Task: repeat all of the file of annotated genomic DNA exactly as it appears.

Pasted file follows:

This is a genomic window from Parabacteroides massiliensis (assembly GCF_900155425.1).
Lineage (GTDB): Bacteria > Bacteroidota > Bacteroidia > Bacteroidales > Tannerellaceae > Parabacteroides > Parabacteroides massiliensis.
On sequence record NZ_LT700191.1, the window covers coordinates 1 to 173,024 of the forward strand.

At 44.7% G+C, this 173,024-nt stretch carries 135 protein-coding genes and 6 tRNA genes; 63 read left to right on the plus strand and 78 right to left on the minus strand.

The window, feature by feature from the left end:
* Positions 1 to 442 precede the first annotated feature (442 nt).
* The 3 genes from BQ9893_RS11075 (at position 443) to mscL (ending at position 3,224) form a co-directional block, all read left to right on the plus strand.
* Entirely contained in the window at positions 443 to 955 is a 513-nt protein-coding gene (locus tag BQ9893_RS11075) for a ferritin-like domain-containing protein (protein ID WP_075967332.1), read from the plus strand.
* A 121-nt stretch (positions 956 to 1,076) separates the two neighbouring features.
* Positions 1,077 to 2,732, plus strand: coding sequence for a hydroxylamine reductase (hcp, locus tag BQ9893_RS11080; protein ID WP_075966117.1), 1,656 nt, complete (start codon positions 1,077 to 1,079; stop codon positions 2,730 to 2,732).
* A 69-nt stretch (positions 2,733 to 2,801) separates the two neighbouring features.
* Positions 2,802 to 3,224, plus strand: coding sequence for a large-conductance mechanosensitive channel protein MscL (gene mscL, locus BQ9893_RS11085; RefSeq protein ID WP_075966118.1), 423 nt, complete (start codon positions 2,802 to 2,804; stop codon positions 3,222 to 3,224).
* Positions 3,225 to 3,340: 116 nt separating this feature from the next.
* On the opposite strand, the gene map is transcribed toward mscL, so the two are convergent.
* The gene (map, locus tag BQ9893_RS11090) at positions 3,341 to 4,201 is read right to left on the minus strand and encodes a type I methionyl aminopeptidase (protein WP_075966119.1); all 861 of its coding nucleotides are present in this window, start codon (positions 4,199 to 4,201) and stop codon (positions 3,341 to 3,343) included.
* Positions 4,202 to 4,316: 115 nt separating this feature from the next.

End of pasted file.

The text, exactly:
This is a genomic window from Parabacteroides massiliensis (assembly GCF_900155425.1).
Lineage (GTDB): Bacteria > Bacteroidota > Bacteroidia > Bacteroidales > Tannerellaceae > Parabacteroides > Parabacteroides massiliensis.
On sequence record NZ_LT700191.1, the window covers coordinates 1 to 173,024 of the forward strand.

At 44.7% G+C, this 173,024-nt stretch carries 135 protein-coding genes and 6 tRNA genes; 63 read left to right on the plus strand and 78 right to left on the minus strand.

The window, feature by feature from the left end:
* Positions 1 to 442 precede the first annotated feature (442 nt).
* The 3 genes from BQ9893_RS11075 (at position 443) to mscL (ending at position 3,224) form a co-directional block, all read left to right on the plus strand.
* Entirely contained in the window at positions 443 to 955 is a 513-nt protein-coding gene (locus tag BQ9893_RS11075) for a ferritin-like domain-containing protein (protein ID WP_075967332.1), read from the plus strand.
* A 121-nt stretch (positions 956 to 1,076) separates the two neighbouring features.
* Positions 1,077 to 2,732, plus strand: coding sequence for a hydroxylamine reductase (hcp, locus tag BQ9893_RS11080; protein ID WP_075966117.1), 1,656 nt, complete (start codon positions 1,077 to 1,079; stop codon positions 2,730 to 2,732).
* A 69-nt stretch (positions 2,733 to 2,801) separates the two neighbouring features.
* Positions 2,802 to 3,224, plus strand: coding sequence for a large-conductance mechanosensitive channel protein MscL (gene mscL, locus BQ9893_RS11085; RefSeq protein ID WP_075966118.1), 423 nt, complete (start codon positions 2,802 to 2,804; stop codon positions 3,222 to 3,224).
* Positions 3,225 to 3,340: 116 nt separating this feature from the next.
* On the opposite strand, the gene map is transcribed toward mscL, so the two are convergent.
* The gene (map, locus tag BQ9893_RS11090) at positions 3,341 to 4,201 is read right to left on the minus strand and encodes a type I methionyl aminopeptidase (protein WP_075966119.1); all 861 of its coding nucleotides are present in this window, start codon (positions 4,199 to 4,201) and stop codon (positions 3,341 to 3,343) included.
* Positions 4,202 to 4,316: 115 nt separating this feature from the next.